Michael D. Shaw

    Exec VP
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  5. #5
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    I can't believe champix (chantix) is still legal. A good friend of mine took it twelve years ago. He must have had some previously undiagnosed mental illness. After taking it for about two weeks, during which time he became stranger and stranger he somehow lost contact with reality and grabbed a knife from the kitchen stating the he had to kill the kids to protect them his wife struggled with him and cut her throat (thank God the knife wasn't too sharp). He then took off into the bush. His wife somehow managed to struggle out the front of their house and got help. The police picked him up and despite her pleading they did not supervise him at the watch house and he hanged himself. Two kids without a dad, a wife without a husband and parents without their son. Champix is legal but ecigs aren't go figure.

  6. #6
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    An update for my friend that is now back to normality from the Champix issue.

    The disease is not the patient, the disease is greedy big parma

    April 17, 2014: Pikeville Doctor Admits to Conspiracy to Misbranding Prescription Drugs

    "tania" is now recovering, but has lost much due to the hallucinations caused by over-prescribed medications for breathing, ( steroids ), inhalers, and and what not.
    Recovered from Champix, while in hospital and was nearly locked up in a psych ward. If it was for some crack in the system and threat of going public, she may not have been released.
    This person has got breathing issues primarily from cigs, and is smoking today.

    Having witnessed all this since December, trying to warn her etc, but by the time Champix kicks in and is in full flight with the fairies, all I could do is wait till the fall came, and it did !
    By that time, what led me to call the ambo, it was the right thing to do, but could have been avoided if the doctor who over-prescribed medications was not in my opinion more interested in commissions than the health of their patient.
    "tania" is no longer seeing this particular doctor, she finally realized from a pile of prescriptions, ( that I had to hide, at least 10 re-use prescriptions, valium, steroids and some prescription only pain reliefs ) the doctor was not interested in her health as much as was first thought.

    She will now try E-cig as her recovery and general well being improves.

    BTW, this doctor will be reported for what it's worth, what will come of it is up to the powers that be.

    Further research on big pharma, there is more that meets the eye on "legal prescription medications and commissions" at national and international levels.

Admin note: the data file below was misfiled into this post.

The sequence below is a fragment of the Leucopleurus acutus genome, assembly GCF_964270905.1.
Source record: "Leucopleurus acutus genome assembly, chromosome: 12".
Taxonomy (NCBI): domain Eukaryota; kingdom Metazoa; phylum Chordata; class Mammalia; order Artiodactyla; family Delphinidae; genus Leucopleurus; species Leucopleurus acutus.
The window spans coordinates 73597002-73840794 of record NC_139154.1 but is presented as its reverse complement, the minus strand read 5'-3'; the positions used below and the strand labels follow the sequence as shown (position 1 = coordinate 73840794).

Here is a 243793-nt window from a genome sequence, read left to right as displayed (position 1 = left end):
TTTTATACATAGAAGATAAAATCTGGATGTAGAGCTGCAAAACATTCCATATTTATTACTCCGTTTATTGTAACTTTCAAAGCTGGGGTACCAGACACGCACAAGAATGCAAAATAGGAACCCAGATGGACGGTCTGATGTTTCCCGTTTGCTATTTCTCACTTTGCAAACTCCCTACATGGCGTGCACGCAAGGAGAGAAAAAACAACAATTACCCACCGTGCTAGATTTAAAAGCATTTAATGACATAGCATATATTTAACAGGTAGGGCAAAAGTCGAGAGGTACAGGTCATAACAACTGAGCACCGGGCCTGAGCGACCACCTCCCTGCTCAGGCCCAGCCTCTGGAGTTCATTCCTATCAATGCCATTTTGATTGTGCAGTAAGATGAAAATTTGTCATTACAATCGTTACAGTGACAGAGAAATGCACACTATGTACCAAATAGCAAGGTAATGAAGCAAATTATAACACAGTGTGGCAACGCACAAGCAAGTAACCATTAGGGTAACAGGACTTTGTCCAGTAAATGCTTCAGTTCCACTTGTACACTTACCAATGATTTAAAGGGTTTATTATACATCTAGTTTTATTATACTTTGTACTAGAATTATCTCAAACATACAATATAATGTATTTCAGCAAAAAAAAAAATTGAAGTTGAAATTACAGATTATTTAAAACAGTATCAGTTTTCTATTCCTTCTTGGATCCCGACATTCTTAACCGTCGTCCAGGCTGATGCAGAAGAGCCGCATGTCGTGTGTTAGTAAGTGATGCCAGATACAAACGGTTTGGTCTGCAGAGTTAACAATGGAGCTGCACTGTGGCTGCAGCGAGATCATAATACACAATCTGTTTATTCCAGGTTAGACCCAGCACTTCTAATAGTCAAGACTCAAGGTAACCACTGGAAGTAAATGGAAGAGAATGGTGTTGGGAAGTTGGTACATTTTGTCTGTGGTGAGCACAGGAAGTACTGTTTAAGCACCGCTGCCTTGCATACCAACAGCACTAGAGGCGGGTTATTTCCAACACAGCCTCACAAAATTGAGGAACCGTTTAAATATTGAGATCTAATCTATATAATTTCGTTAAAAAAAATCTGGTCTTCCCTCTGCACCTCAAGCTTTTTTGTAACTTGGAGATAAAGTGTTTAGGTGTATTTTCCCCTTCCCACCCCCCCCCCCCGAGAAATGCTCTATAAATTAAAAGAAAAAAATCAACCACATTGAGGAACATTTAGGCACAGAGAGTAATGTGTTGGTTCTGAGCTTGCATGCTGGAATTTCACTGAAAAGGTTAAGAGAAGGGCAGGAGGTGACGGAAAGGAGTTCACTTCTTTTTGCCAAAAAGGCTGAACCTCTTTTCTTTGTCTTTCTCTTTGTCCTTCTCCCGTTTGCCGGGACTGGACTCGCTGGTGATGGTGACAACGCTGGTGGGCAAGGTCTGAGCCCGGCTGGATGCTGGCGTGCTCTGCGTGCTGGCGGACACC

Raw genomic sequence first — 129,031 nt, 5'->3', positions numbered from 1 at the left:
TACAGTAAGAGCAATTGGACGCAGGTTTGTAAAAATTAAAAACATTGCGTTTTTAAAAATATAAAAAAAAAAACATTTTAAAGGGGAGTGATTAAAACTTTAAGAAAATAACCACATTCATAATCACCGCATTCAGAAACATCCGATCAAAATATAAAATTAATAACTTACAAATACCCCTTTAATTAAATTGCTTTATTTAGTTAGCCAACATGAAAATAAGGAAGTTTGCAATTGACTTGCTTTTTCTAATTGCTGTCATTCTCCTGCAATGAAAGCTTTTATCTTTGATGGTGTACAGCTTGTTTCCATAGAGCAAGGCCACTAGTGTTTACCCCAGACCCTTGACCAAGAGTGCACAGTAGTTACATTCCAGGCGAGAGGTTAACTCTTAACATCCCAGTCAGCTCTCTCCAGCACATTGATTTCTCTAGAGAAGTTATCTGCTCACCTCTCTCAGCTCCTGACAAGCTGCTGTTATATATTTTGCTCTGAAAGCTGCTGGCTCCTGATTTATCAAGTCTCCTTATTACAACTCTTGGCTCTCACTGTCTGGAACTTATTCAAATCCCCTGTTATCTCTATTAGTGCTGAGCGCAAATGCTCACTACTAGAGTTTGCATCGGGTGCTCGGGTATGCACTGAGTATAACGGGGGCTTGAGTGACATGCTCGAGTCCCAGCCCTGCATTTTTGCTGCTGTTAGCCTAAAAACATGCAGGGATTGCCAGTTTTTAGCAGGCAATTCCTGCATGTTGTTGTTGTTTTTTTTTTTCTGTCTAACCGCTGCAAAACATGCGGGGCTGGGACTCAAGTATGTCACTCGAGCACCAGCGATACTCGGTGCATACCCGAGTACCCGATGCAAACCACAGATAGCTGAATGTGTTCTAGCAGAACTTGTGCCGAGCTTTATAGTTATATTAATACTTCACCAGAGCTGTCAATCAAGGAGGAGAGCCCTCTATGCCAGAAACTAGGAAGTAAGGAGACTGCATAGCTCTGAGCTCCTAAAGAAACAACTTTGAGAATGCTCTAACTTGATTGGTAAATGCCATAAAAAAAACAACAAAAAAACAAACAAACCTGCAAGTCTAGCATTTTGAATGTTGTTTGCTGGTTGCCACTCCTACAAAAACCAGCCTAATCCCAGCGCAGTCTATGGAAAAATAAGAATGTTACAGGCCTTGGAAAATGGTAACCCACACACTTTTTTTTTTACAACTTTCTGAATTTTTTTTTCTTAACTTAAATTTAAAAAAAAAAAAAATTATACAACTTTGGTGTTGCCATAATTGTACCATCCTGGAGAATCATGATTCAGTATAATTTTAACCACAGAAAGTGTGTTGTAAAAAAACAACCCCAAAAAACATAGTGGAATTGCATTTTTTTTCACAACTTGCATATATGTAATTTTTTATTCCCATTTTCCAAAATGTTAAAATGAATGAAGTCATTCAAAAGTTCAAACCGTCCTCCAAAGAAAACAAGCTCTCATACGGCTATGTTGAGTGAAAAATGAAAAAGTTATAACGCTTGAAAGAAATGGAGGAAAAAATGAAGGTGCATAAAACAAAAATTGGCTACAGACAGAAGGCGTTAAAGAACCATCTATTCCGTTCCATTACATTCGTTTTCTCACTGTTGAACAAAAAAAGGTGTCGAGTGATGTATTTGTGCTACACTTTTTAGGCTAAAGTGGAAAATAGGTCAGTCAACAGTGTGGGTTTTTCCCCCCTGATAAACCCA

The disease is not the patient, the disease is greedy big parma

    April 17, 2014: Pikeville Doctor Admits to Conspiracy to Misbranding Prescription Drugs
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  7. #7
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    Quote Originally Posted by vapz View Post
    An update for my friend that is now back to normality from the Champix issue.

    The disease is not the patient, the disease is greedy big parma

    April 17, 2014: Pikeville Doctor Admits to Conspiracy to Misbranding Prescription Drugs

    "tania" is now recovering, but has lost much due to the hallucinations caused by over-prescribed medications for breathing, ( steroids ), inhalers, and and what not.
    Recovered from Champix, while in hospital and was nearly locked up in a psych ward. If it was for some crack in the system and threat of going public, she may not have been released.
    This person has got breathing issues primarily from cigs, and is smoking today.

    Having witnessed all this since December, trying to warn her etc, but by the time Champix kicks in and is in full flight with the fairies, all I could do is wait till the fall came, and it did !
    By that time, what led me to call the ambo, it was the right thing to do, but could have been avoided if the doctor who over-prescribed medications was not in my opinion more interested in commissions than the health of their patient.
    "tania" is no longer seeing this particular doctor, she finally realized from a pile of prescriptions, ( that I had to hide, at least 10 re-use prescriptions, valium, steroids and some prescription only pain reliefs ) the doctor was not interested in her health as much as was first thought.

    She will now try E-cig as her recovery and general well being improves.

    BTW, this doctor will be reported for what it's worth, what will come of it is up to the powers that be.

    Further research on big pharma, there is more that meets the eye on "legal prescription medications and commissions" at national and international levels.

    The disease is not the patient, the disease is greedy big parma

    April 17, 2014: Pikeville Doctor Admits to Conspiracy to Misbranding Prescription Drugs
    I'm glad your friend is recovering even though it sounds like its going to be hard.